• The strengthened law will help in uprooting terrorism from India.
  • There are no changes to the bail or arrest provisions. Hence, it is evident that there will be no fundamental rights violation of anyone.
  • The burden of proof is on the investigating agency and not on the accused.
  • Criticism of the Act:
  • The Act assigns absolute power to the central government, by way of which if the Centre deems an activity as unlawful then it may, by way of an Official Gazette, declare it so.
  • The opposition voiced concerns about the amendments, saying the provisions were against the federal structure of the country enshrined in the Constitution of India.
  • Designating an individual as a terrorist raises serious constitutional questions and has the potential for misuse. It has frequently been seen to curb dissent.
  • An individual cannot be called a ‘terrorist’ prior to conviction in a court of law, It subverts the principle of “innocent until proven guilty”. A wrongful designation will cause irreparable damage to a person’s reputation, career and livelihood.
  1. As stated above Sedition Law has been widely used to curb dissent. The latest cases are related to Farmer protests.

Sedition Law

  • Section 124A of the Indian Penal Code, provides provision for Sedition.
  • It defines Sedition as: “Whoever, by words, either spoken or written, or by signs, or by visible representation, or otherwise, brings or attempts to bring into hatred or contempt, or excites or attempts to excite disaffection towards, the Government established by law in India, shall be punished with imprisonment for life, to which a fine may be added; or, with imprisonment which may extend to three years, to which a fine may be added; or, with fine.”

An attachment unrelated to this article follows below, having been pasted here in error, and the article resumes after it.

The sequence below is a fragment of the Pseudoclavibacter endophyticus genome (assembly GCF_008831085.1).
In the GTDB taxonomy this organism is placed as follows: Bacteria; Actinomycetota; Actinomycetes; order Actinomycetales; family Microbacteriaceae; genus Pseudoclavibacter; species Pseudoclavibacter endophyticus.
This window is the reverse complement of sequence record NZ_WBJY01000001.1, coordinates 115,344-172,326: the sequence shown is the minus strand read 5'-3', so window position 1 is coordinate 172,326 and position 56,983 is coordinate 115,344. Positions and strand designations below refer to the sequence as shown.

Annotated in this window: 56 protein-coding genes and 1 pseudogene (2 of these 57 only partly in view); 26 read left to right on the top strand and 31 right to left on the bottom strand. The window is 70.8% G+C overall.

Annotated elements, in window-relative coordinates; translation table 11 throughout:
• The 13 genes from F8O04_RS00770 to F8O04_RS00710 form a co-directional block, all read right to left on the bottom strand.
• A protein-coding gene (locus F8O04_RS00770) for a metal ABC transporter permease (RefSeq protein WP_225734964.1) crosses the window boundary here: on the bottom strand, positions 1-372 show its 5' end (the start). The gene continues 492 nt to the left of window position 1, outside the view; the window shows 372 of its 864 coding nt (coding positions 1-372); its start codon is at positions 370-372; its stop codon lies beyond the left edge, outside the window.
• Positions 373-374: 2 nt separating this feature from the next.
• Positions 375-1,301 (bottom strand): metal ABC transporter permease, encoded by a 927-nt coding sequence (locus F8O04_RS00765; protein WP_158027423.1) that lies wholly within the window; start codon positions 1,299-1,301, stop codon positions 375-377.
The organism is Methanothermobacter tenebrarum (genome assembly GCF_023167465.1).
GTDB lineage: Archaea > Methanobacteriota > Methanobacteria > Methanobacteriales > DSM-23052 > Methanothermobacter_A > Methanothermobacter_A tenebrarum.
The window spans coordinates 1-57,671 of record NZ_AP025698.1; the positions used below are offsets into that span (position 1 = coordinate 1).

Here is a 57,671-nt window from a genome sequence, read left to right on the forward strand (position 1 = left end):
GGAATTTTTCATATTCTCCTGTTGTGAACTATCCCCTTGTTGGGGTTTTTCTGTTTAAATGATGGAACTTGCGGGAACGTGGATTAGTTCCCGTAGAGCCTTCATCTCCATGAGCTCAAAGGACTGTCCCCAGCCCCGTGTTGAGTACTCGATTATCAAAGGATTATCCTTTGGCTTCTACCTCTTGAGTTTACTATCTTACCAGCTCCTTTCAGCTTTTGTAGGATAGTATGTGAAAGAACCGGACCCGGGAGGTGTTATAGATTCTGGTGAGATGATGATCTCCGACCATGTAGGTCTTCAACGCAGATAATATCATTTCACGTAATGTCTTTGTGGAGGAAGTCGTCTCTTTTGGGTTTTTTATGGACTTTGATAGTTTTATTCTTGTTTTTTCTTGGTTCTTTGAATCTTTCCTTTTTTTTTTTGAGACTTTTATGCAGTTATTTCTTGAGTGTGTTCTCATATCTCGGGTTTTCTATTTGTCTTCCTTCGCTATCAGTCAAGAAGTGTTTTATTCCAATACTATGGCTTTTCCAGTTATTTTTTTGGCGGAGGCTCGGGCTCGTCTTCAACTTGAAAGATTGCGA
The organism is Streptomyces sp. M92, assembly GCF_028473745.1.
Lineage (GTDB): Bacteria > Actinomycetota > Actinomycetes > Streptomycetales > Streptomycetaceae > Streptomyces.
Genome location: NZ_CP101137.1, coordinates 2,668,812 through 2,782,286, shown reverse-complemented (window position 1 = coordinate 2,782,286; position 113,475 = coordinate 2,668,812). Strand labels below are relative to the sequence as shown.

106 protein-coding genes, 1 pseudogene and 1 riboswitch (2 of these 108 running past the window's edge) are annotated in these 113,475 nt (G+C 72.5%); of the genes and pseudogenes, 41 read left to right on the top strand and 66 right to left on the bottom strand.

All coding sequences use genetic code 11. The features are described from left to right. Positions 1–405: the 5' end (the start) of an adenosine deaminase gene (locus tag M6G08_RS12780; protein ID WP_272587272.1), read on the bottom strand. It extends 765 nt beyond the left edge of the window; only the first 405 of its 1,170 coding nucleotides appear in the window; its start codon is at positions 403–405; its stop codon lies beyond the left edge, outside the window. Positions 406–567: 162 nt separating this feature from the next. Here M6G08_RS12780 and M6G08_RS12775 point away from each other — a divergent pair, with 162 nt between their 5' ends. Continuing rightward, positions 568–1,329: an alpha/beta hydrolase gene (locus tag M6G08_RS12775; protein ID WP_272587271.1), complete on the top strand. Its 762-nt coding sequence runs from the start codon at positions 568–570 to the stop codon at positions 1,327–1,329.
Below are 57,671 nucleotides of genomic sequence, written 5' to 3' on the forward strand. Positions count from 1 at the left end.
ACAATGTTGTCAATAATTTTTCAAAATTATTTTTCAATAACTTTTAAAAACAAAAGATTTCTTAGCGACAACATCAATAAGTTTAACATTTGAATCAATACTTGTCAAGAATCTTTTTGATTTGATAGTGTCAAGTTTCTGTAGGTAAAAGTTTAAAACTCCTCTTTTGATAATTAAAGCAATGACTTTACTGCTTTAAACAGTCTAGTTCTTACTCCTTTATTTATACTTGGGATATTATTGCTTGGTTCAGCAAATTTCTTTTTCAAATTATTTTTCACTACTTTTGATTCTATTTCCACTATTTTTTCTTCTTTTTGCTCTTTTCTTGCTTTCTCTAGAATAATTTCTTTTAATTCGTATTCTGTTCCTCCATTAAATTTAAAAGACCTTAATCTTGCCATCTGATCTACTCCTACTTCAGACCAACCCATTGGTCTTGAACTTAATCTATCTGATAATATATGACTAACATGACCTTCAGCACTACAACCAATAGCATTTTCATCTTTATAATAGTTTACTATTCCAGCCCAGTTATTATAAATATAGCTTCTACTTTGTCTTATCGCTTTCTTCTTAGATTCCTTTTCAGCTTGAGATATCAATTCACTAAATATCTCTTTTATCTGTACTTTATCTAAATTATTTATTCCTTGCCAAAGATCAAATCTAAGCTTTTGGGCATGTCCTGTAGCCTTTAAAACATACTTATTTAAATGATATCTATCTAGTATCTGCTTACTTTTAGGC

Historical Background of Sedition Law:

  • Sedition laws were enacted in 17th century England when lawmakers believed that only good opinions of the government should survive, as bad opinions were detrimental to the government and monarchy.
  • This sentiment (and law) was borrowed and inserted into the Section 124A of IPC in 1870, by the British.
  • British used Sedition law to convict and sentence freedom fighters. It was first used to prosecute Bal Gangadhar Tilak in 1897.

Views by Supreme Court:

In 1962, the Supreme Court decided on the constitutionality of Section 124A in Kedar Nath Singh v State of Bihar.

  • It upheld the constitutionality of sedition, but limited its application to “acts involving intention or tendency to create disorder, or disturbance of law and order, or incitement to violence”.
  • It distinguished these from “very strong speech” or the use of “vigorous words” strongly critical of the government.
  • In 1995, the Supreme Court, in Balwant Singh v State of Punjab, held that mere sloganeering which evoked no public response did not amount to sedition.

Why should sedition law be repealed?

Sedition leads to a sort of unauthorised self-censorship, for it produces a chilling effect on free speech. It suppresses what every citizen ought to do in a democracy — raise questions, debate, disagree and challenge the government’s decisions. Sedition systematically destroys the soul of Gandhi’s philosophy, that is, right to dissent.

  1. Imposition of Section 144 of CrPC, 1973, to impose internet shutdowns have been seen as a common way to curb dissent. This can be particularly seen from the Kashmir Case, where for approximately one year there was no internet service.